How Does \R (Carriage Return) Work in Python

how does \r (carriage return) work in Python

Well, it appears that you did move to the left of the line. It just left the rest of the line untouched. Note that return is 6 chars, and I will is also 6.

Use of \r (carriage return) in python regex

.* is greedy in nature so it is matching longest match available in:

r'Some text\r(.*)\r

Hence giving you:

re.findall(r'Some text\r(.*)\r', 'Some text\rText to find !\r other text\r')
['Text to find !\r other text']

However if you change to non-greedy then it gives expected result as in:

re.findall(r'Some text\r(.*?)\r', 'Some text\rText to find !\r other text\r')
['Text to find !']

Reason why re.findall(r'Some text\n(.*)\n', 'Some text\nText to find !\n other text\n') gives just ['Text to find !'] is that DOT matches any character except line break and \n is a line break. If you enable DOTALL then again it will match longest match in:

>>> re.findall(r'Some text\n([\s\S]*)\n', 'Some text\nText to find !\n other text\n')
['Text to find !\n other text']

>>> re.findall(r'(?s)Some text\n(.*)\n', 'Some text\nText to find !\n other text\n')
['Text to find !\n other text']

Which again changes behavior when you use non-greedy quantifier:

re.findall(r'(?s)Some text\n(.*?)\n', 'Some text\nText to find !\n other text\n')
['Text to find !']

Correct method of using a carriage return and newlines in python

Adding to alefir's answer, the closest I could come up with was something like this, which puts everything you want to change onto one line. Not sure if it meets the need for your code.

import time

counter1 = 0
counter2 = 0
counter3 = 0

print("%s\t%s\t%s" % ("Counter 1 name", "Counter 2 name", "Counter 3 name"))
for i in range(5):
counter1 += 1
counter2 += 1
counter3 += 1
print("%.1f\t\t%.1f\t\t%.1f" % (counter1, counter2, counter3), end = "\r")

Alternatively, to implement alefir's approach with multiple lines, you could use something like this to clear the screen:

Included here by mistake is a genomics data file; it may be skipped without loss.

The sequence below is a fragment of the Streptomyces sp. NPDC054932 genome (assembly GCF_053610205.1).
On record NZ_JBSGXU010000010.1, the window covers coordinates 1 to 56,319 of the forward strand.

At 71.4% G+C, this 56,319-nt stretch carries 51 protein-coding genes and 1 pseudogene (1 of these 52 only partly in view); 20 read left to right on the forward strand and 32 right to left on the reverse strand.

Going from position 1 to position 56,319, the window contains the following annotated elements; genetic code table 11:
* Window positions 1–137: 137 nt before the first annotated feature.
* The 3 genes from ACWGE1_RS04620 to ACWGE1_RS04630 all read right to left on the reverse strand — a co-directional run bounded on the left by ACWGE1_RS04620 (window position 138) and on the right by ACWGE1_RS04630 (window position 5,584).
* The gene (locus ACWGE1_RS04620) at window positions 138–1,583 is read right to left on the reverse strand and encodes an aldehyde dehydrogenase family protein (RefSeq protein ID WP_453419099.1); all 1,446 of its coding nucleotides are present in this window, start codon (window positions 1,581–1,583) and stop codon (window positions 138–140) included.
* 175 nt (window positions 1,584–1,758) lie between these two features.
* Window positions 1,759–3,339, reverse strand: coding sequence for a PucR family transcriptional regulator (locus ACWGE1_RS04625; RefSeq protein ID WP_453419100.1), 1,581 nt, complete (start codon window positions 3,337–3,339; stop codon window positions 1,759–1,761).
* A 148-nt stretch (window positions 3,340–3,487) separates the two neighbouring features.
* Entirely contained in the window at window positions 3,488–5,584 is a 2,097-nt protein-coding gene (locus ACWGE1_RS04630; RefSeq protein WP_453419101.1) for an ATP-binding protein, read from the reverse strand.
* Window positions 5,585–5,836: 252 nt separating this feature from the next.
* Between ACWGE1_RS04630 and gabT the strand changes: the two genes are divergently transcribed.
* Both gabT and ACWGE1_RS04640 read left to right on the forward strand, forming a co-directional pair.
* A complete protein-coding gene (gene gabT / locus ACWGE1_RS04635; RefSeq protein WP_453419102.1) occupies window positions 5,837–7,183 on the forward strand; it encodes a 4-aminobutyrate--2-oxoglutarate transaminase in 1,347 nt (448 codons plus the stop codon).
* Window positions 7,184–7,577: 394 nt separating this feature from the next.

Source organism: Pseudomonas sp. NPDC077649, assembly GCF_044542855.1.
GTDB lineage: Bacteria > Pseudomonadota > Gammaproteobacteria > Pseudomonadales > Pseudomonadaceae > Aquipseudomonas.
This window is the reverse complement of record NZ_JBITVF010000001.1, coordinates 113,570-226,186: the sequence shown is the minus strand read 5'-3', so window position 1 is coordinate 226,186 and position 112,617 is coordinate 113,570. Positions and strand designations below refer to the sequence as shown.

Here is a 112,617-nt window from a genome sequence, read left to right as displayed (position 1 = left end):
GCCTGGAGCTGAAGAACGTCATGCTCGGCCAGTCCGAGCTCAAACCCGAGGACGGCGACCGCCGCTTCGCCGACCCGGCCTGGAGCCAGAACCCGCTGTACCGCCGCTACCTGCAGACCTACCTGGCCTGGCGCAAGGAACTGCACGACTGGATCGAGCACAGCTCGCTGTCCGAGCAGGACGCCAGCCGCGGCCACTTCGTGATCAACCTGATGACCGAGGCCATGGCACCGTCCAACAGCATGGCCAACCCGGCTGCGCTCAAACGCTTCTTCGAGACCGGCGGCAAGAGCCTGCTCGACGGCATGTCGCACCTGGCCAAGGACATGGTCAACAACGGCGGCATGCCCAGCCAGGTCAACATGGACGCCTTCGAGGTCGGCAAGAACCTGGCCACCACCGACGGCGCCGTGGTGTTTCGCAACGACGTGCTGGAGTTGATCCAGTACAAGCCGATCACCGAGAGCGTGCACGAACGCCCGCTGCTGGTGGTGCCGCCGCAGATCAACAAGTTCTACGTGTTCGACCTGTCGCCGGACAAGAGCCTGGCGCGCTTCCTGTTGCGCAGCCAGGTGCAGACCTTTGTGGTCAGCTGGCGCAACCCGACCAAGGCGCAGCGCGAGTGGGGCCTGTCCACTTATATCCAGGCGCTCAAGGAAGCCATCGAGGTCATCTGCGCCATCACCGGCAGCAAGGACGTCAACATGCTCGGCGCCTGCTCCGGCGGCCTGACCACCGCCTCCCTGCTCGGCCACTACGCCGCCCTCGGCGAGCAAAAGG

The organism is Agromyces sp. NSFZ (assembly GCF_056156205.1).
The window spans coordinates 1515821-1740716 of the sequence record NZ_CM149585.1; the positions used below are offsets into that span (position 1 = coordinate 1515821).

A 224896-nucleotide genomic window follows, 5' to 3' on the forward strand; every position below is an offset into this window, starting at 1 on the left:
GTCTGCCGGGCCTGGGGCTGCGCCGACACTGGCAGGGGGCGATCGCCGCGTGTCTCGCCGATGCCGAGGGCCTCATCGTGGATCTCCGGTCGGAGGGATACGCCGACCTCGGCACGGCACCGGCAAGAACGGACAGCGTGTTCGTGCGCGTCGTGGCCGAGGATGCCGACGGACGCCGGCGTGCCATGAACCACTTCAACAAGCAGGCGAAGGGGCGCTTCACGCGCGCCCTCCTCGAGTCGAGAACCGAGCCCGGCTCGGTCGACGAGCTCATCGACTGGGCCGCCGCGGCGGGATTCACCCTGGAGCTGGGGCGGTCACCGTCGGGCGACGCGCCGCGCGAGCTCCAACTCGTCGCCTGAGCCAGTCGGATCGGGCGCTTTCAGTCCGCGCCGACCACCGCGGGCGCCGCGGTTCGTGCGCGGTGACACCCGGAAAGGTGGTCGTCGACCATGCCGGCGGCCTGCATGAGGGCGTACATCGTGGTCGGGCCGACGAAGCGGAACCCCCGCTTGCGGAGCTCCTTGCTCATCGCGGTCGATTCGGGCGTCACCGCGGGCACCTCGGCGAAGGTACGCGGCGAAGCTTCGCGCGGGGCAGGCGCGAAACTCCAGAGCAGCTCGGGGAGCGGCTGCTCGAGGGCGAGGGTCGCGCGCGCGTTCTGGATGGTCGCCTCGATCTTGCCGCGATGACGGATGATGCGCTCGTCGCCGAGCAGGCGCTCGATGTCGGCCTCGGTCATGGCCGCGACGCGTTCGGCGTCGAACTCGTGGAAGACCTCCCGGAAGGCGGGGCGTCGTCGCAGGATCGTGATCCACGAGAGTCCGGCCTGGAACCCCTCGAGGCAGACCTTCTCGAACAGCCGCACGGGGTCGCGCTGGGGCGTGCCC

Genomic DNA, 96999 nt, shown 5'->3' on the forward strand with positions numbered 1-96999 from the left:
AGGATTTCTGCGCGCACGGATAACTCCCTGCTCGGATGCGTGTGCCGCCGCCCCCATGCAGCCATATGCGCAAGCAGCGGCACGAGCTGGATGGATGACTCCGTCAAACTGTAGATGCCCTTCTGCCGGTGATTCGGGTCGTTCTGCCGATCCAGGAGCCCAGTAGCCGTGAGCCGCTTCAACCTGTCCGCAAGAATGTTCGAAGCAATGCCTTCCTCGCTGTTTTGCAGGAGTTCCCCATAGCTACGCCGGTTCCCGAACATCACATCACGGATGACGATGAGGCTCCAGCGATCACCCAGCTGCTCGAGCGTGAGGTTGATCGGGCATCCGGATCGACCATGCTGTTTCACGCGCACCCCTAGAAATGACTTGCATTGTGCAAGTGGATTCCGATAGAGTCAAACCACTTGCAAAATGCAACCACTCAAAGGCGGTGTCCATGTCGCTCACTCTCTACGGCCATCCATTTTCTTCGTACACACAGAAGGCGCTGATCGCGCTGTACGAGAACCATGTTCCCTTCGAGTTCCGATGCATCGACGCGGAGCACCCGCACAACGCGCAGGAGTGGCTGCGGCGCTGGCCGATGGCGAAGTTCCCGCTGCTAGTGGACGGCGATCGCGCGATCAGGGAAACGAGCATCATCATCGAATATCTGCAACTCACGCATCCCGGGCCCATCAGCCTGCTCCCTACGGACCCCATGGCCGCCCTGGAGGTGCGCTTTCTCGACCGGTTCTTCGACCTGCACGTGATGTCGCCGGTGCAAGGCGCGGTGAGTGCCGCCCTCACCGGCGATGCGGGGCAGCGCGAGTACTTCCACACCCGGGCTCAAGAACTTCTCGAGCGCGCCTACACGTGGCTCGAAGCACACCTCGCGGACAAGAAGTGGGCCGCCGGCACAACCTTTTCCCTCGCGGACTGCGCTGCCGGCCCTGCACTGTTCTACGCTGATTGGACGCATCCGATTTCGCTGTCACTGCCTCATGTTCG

# import only system from os
from os import system, name

# define our clear function
def clear():

# for windows
if name == 'nt':
_ = system('cls')

# for mac and linux(here, is 'posix')
_ = system('clear')

Combining with your attempt 1, you would have something like this:

for i in range(5):
counter1 += 1
counter2 += 1
counter3 += 1
Counter 1: {counter1}
Counter 2: {counter2}
Counter 3: {counter3}

What does "\r" do in the following script?

The '\r' character is the carriage return, and the carriage return-newline pair is both needed for newline in a network virtual terminal session.

From the old telnet specification (RFC 854) (page 11):

The sequence "CR LF", as defined, will cause the NVT to be
positioned at the left margin of the next print line (as would,
for example, the sequence "LF CR").

However, from the latest specification (RFC5198) (page 13):

  1. ...

  2. In Net-ASCII, CR MUST NOT appear except when immediately followed
    by either NUL or LF, with the latter (CR LF) designating the "new
    line" function. Today and as specified above, CR should
    generally appear only when followed by LF. Because page layout
    is better done in other ways, because NUL has a special
    interpretation in some programming languages, and to avoid other
    types of confusion, CR NUL should preferably be avoided as
    specified above.

  3. LF CR SHOULD NOT appear except as a side-effect of multiple CR LF
    sequences (e.g., CR LF CR LF).

So newline in Telnet should always be '\r\n' but most implementations have either not been updated, or keeps the old '\n\r' for backwards compatibility.

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